What if bears were right all along? What if it’s not different this time?
What if this Fed liquidity inspired rally produced precisely the kind of exuberant final thrust we often see at the end of business cycles? After all, people were really bullish in 2007, people were really bullish in 2000, both final rallies inspired by easy Fed liquidity. In 2000, the Y2k bug, in 2007 giving us the subprime mortgage crisis.
What if this latest rally has produced exactly the same conditions we’ve seen during prior tops?
Be clear: I’m not calling for a top here, that’s a fool’s errand. After all so far all we’ve seen is a minor pullback off of very overbought conditions. Heck, tech hasn’t even begun to correct yet.
But yields keep dropping like a brick, as does the Baltic Dry index, small caps, transports, the banking sector never confirmed new highs, equal weight indicators suggest a major negative divergence inside a market that appears entirely held up by tech, and perhaps by only 5-10 highly valued stocks that are massively technically extended and control more market cap in a few stocks than ever before. At the same time we have a market more extended above underlying GDP than ever and now suddenly a potential trigger nobody saw coming: The coronavirus.
Look, the track record on viruses and diseases over the past 20 years has been clear: Any market impact is temporary and/or minimal at best. Look at SARS in 2003, $SPX rallied over 20% in 2003. But the backdrop was different. The US just came out of a recession and markets had bottomed in 2002. Markets in 2003 were at the beginning of a new business cycle.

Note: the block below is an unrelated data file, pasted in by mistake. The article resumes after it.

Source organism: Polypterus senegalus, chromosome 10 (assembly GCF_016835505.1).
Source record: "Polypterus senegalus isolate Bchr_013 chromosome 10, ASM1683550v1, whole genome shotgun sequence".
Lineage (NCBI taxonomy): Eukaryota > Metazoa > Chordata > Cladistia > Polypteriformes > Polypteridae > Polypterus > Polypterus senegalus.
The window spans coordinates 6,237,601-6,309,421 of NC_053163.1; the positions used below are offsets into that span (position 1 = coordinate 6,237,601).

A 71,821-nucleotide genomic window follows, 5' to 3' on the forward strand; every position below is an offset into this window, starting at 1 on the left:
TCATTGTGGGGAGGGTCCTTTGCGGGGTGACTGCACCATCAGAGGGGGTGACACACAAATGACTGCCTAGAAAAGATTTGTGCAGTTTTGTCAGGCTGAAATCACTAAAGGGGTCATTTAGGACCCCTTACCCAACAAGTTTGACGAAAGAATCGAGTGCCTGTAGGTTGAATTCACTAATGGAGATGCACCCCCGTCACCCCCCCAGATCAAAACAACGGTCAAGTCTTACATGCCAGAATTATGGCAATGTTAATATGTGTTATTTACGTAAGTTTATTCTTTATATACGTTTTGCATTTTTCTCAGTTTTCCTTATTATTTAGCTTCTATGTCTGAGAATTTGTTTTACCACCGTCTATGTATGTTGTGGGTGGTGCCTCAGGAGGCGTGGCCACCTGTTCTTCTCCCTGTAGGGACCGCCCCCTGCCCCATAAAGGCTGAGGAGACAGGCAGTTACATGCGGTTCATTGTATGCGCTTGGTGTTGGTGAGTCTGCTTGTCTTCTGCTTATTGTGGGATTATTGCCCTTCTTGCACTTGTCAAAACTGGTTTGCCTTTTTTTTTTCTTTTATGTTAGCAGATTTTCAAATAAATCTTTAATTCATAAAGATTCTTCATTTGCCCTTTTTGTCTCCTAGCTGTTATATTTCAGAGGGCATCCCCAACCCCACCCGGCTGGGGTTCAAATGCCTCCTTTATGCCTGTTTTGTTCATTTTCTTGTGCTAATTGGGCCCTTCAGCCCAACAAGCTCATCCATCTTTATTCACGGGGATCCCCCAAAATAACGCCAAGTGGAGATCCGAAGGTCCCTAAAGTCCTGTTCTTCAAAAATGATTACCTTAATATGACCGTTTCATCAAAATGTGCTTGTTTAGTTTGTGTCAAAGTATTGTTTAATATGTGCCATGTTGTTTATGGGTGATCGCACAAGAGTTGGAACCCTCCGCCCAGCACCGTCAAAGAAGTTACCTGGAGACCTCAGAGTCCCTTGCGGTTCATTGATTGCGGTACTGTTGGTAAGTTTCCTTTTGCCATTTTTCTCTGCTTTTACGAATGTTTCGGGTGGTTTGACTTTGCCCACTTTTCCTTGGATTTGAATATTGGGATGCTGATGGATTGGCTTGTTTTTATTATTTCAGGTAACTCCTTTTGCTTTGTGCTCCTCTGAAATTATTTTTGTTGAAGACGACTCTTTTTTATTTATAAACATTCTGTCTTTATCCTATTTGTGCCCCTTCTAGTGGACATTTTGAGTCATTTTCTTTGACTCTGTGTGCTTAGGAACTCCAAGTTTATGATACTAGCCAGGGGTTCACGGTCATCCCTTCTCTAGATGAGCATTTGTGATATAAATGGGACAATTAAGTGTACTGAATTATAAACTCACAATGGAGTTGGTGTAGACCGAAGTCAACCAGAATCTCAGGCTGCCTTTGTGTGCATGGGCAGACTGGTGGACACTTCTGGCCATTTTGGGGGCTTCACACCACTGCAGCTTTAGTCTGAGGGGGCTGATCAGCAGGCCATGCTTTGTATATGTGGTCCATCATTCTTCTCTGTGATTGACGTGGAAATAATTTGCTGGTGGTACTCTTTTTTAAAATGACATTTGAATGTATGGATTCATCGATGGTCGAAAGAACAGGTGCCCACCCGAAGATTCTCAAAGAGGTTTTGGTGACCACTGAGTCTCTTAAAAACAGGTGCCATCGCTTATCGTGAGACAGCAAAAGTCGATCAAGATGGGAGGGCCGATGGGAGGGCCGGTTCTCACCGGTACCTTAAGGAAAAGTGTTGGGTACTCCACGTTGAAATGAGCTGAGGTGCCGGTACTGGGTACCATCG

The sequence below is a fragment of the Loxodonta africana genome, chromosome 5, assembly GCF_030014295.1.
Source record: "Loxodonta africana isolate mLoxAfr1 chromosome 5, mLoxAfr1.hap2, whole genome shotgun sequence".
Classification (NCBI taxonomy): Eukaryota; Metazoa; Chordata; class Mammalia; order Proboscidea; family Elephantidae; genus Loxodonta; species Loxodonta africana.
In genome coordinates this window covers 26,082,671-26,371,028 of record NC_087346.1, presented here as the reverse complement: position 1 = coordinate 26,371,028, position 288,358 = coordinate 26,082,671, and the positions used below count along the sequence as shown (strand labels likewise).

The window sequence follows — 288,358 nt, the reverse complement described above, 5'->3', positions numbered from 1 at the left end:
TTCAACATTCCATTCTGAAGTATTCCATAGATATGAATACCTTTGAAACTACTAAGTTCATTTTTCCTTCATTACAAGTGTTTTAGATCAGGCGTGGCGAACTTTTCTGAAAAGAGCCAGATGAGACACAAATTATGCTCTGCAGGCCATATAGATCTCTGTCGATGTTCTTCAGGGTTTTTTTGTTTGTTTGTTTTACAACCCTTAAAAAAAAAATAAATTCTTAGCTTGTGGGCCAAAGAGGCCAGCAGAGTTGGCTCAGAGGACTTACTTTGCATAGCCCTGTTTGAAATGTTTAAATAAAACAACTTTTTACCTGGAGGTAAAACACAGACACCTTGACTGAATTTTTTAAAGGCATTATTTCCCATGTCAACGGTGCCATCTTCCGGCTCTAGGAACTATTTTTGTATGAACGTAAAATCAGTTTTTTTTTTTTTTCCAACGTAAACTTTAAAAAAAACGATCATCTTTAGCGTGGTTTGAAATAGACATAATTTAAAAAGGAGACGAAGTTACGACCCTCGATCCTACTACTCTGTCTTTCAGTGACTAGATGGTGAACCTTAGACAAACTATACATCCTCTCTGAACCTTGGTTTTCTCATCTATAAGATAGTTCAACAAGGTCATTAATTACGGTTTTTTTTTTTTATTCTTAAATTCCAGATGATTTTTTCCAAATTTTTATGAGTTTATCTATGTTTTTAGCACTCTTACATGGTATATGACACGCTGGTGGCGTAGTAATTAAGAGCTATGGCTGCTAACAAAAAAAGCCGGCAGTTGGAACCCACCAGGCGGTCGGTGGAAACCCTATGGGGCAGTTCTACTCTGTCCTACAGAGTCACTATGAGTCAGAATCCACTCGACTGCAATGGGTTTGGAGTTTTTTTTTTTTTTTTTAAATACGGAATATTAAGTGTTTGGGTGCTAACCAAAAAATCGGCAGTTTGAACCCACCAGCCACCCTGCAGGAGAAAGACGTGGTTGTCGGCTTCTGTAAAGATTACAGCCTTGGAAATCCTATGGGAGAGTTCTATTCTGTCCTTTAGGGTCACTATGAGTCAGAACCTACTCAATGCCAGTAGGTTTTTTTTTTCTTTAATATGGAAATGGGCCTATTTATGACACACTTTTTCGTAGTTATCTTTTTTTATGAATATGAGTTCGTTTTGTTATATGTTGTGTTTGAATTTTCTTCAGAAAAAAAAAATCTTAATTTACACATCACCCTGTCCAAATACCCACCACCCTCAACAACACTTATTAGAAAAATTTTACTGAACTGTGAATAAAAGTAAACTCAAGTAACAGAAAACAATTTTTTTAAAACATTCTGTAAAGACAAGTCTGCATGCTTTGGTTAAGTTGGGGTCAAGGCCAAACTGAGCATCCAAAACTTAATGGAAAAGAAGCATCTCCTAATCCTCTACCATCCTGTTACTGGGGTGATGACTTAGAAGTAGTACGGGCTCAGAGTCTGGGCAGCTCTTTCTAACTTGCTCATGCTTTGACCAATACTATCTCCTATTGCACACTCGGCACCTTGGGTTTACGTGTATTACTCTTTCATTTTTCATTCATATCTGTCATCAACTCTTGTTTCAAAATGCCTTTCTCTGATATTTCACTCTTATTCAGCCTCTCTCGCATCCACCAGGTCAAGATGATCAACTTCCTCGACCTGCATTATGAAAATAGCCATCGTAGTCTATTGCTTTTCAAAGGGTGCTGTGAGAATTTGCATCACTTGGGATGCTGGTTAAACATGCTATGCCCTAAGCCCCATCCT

This cycle here is old, and one could argue was merely saved again by a Fed going into full easing mode in 2019.
But given the fact that the Fed failed to normalize in the lead up to 2018 and was stopped dead in its tracks because of a 20% market correction and was forced to go back into full easing mode the concern is that the Fed just wasted precious ammunition.
Good thing the Fed has been prudent in preserving their ammunition to deal with a real crisis instead of blowing their wad with a bunch of rate cuts & a massive balance sheet expansion at the first sign of an earnings slowdown inspiring a big fat asset bubble in the process.
— Sven Henrich (@NorthmanTrader) January 27, 2020
These very concerns now suddenly very much echoed at Citi:
CITI: “What we find particularly troubling is the potential interaction between the shock from the virus, already stretched market valuations, and central banks approaching the local limits of their ability to prop up markets.”
— Carl Quintanilla (@carlquintanilla) January 31, 2020
None of us can know how this plays out, we can’t know when this virus will be contained and subsides. What we do know is that the economic impact is already real, flights are canceled, businesses are shutting down in China, etc.. To the extend that this is all temporary for a couple of weeks, fine, to the extent it drags on for months and the virus spreads quickly in other countries as well it’s not hard to imagine that a vastly richly valued market finds itself in trouble and with it: The global economy.
Markets, except tech, pretty much gave up all their gains in January with many indices now in the red. The potential good news for investors: Markets are approaching oversold readings and could be setting up for a bounce, and a larger relief rally if the news on coronavirus shows improvement, the bad news: Tech hasn’t even begun to correct and technical patterns suggest more downside risks.
And if bears have been right all along on the macro front, then rallies may well remain selling opportunities. And so far, strength in January has proven to be a selling opportunity on the larger market.
For now it’s a ‘What if” and confirmation remains outstanding and won’t come easy. But clearly some of the major banks are starting to ask similar questions.
For the technical chart review please see the market video below: